The Flask docs used to describe how to do this, but it has been removed due to the performance notes below. You don't need Tornado to serve your Flask app, unless all your async code is already written in Tornado.
The Tornado docs about WSGI describe this as well. They also include a big warning that this is probably less performant than using a dedicated WSGI app server such as uWSGI, Gunicorn, or mod_wsgi.
WSGI is a synchronous interface, while Tornado’s concurrency model is based on single-threaded asynchronous execution. This means that running a WSGI app with Tornado’s
WSGIContainer is less scalable than running the same app in a multi-threaded WSGI server like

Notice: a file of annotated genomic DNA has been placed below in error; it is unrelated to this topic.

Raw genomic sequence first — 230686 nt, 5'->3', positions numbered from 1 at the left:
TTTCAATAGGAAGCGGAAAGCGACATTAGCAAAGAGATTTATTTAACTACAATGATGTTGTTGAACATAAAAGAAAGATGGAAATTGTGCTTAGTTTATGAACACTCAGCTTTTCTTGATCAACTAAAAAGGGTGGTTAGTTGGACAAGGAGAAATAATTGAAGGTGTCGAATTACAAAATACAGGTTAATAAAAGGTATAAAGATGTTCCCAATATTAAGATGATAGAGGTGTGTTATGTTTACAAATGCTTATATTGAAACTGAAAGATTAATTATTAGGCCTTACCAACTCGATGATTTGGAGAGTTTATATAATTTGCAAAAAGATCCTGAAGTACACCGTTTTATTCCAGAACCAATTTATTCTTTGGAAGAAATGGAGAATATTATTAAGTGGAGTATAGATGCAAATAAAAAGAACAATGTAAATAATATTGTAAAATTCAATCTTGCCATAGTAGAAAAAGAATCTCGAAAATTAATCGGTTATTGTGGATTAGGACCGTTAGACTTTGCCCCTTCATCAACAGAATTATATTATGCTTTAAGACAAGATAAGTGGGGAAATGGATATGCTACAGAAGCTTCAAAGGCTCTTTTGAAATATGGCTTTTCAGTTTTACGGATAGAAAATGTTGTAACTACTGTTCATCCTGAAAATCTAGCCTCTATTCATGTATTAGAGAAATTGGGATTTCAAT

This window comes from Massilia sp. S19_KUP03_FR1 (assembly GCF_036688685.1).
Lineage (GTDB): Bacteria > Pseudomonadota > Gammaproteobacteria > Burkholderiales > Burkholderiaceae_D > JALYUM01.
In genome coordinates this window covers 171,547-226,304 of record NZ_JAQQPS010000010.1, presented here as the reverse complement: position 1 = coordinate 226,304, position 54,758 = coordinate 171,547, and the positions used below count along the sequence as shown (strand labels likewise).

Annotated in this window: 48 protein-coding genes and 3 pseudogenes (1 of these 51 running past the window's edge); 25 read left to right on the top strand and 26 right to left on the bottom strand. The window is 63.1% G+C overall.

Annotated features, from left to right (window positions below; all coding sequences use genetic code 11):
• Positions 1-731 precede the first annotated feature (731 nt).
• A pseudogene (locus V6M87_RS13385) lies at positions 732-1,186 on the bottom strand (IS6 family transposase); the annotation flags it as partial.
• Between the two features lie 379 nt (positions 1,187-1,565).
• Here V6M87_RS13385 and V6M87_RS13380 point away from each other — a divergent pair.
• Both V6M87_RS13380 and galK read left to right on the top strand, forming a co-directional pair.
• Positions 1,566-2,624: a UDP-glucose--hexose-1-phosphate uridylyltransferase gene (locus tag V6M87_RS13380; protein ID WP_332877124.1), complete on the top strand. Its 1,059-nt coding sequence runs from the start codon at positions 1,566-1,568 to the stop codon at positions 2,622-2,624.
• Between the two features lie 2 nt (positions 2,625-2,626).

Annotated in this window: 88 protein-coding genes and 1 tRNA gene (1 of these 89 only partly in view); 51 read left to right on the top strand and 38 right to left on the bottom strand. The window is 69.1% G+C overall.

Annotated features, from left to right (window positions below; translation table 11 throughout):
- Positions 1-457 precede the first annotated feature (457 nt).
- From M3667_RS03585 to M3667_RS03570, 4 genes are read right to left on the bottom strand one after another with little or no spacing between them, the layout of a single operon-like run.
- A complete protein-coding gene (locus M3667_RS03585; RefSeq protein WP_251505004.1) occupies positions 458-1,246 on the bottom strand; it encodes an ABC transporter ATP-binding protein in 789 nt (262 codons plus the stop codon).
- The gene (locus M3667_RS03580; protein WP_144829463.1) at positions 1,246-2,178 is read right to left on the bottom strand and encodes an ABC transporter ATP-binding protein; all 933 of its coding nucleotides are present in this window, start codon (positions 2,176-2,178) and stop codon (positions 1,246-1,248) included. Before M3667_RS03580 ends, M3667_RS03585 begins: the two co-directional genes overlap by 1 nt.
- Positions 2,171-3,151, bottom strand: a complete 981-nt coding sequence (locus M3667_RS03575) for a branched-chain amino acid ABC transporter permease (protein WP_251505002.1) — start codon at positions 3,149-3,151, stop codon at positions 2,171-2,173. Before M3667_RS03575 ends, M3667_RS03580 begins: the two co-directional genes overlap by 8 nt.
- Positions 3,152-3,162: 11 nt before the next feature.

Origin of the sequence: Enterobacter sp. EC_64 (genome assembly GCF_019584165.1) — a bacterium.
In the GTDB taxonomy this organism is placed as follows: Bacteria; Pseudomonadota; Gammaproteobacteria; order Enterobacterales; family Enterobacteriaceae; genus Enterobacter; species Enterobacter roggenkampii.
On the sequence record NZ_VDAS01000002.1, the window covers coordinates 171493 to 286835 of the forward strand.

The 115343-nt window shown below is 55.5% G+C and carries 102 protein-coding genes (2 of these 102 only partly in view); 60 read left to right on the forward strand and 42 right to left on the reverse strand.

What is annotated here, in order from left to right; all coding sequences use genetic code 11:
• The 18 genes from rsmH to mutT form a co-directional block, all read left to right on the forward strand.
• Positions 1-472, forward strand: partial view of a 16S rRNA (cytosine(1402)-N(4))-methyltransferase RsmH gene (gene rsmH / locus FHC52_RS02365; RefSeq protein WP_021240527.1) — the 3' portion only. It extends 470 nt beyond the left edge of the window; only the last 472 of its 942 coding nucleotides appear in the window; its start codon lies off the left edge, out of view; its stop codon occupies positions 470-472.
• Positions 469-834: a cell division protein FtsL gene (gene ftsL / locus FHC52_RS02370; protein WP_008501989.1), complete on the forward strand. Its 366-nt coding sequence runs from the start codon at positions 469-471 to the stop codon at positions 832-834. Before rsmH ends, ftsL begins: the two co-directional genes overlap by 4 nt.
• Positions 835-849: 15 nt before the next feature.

WSGIContainer only when there are benefits to combining Tornado and WSGI in the same process that outweigh the reduced scalability.
For example, use Gunicorn instead:
gunicorn -w 4 app:app
After all that, if you really, really still want to use Tornado, you can use the pattern described in the docs:
from tornado.wsgi import WSGIContainer
from tornado.httpserver import HTTPServer
from tornado.ioloop import IOLoop
from yourapplication import app
http_server = HTTPServer(WSGIContainer(app))